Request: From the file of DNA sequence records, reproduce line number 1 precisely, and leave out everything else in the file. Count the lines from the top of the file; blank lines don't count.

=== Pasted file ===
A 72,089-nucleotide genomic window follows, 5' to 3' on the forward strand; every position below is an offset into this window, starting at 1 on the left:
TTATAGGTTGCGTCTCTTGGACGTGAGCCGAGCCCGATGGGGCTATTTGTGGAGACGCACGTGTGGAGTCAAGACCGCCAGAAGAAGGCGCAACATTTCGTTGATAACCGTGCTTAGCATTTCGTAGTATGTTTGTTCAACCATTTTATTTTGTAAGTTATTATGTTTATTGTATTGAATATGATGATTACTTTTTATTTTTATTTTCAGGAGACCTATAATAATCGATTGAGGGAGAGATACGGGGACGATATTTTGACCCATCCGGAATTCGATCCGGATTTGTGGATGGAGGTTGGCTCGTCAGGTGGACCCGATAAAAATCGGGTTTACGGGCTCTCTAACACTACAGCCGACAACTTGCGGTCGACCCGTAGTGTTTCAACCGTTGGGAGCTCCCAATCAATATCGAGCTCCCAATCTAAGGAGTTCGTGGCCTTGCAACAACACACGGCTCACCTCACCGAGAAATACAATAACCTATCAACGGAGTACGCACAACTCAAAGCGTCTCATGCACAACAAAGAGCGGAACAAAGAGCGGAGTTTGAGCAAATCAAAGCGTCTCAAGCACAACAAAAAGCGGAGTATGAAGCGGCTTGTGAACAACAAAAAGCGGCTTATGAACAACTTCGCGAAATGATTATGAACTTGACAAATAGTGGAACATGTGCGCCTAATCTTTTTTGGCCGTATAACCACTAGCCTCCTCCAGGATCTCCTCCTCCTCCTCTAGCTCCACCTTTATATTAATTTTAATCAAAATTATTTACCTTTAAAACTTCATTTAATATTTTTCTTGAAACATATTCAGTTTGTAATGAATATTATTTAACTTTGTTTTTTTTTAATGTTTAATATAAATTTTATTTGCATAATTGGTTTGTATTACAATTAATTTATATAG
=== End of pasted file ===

A 72,089-nucleotide genomic window follows, 5' to 3' on the forward strand; every position below is an offset into this window, starting at 1 on the left: